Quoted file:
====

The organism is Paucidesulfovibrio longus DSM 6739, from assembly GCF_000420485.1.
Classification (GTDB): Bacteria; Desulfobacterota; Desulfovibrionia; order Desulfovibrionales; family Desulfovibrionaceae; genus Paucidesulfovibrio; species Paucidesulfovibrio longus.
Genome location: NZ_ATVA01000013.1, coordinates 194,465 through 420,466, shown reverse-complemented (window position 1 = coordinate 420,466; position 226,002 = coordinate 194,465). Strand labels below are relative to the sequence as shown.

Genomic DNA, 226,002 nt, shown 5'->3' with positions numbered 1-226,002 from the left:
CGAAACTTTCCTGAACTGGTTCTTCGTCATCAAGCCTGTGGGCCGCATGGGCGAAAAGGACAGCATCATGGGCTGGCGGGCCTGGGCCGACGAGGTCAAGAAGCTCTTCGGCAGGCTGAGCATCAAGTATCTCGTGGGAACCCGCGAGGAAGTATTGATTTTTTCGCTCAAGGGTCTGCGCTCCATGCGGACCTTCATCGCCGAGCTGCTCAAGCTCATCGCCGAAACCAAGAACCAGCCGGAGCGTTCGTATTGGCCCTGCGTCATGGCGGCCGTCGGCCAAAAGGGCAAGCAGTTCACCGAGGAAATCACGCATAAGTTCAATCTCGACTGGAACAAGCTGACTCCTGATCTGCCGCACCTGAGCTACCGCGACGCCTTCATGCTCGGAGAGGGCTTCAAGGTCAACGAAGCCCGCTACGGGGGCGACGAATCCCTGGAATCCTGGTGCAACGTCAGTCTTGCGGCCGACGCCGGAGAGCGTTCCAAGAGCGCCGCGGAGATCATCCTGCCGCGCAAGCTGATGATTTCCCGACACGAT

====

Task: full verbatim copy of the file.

The organism is Paucidesulfovibrio longus DSM 6739, from assembly GCF_000420485.1.
Classification (GTDB): Bacteria; Desulfobacterota; Desulfovibrionia; order Desulfovibrionales; family Desulfovibrionaceae; genus Paucidesulfovibrio; species Paucidesulfovibrio longus.
Genome location: NZ_ATVA01000013.1, coordinates 194,465 through 420,466, shown reverse-complemented (window position 1 = coordinate 420,466; position 226,002 = coordinate 194,465). Strand labels below are relative to the sequence as shown.

Genomic DNA, 226,002 nt, shown 5'->3' with positions numbered 1-226,002 from the left:
CGAAACTTTCCTGAACTGGTTCTTCGTCATCAAGCCTGTGGGCCGCATGGGCGAAAAGGACAGCATCATGGGCTGGCGGGCCTGGGCCGACGAGGTCAAGAAGCTCTTCGGCAGGCTGAGCATCAAGTATCTCGTGGGAACCCGCGAGGAAGTATTGATTTTTTCGCTCAAGGGTCTGCGCTCCATGCGGACCTTCATCGCCGAGCTGCTCAAGCTCATCGCCGAAACCAAGAACCAGCCGGAGCGTTCGTATTGGCCCTGCGTCATGGCGGCCGTCGGCCAAAAGGGCAAGCAGTTCACCGAGGAAATCACGCATAAGTTCAATCTCGACTGGAACAAGCTGACTCCTGATCTGCCGCACCTGAGCTACCGCGACGCCTTCATGCTCGGAGAGGGCTTCAAGGTCAACGAAGCCCGCTACGGGGGCGACGAATCCCTGGAATCCTGGTGCAACGTCAGTCTTGCGGCCGACGCCGGAGAGCGTTCCAAGAGCGCCGCGGAGATCATCCTGCCGCGCAAGCTGATGATTTCCCGACACGAT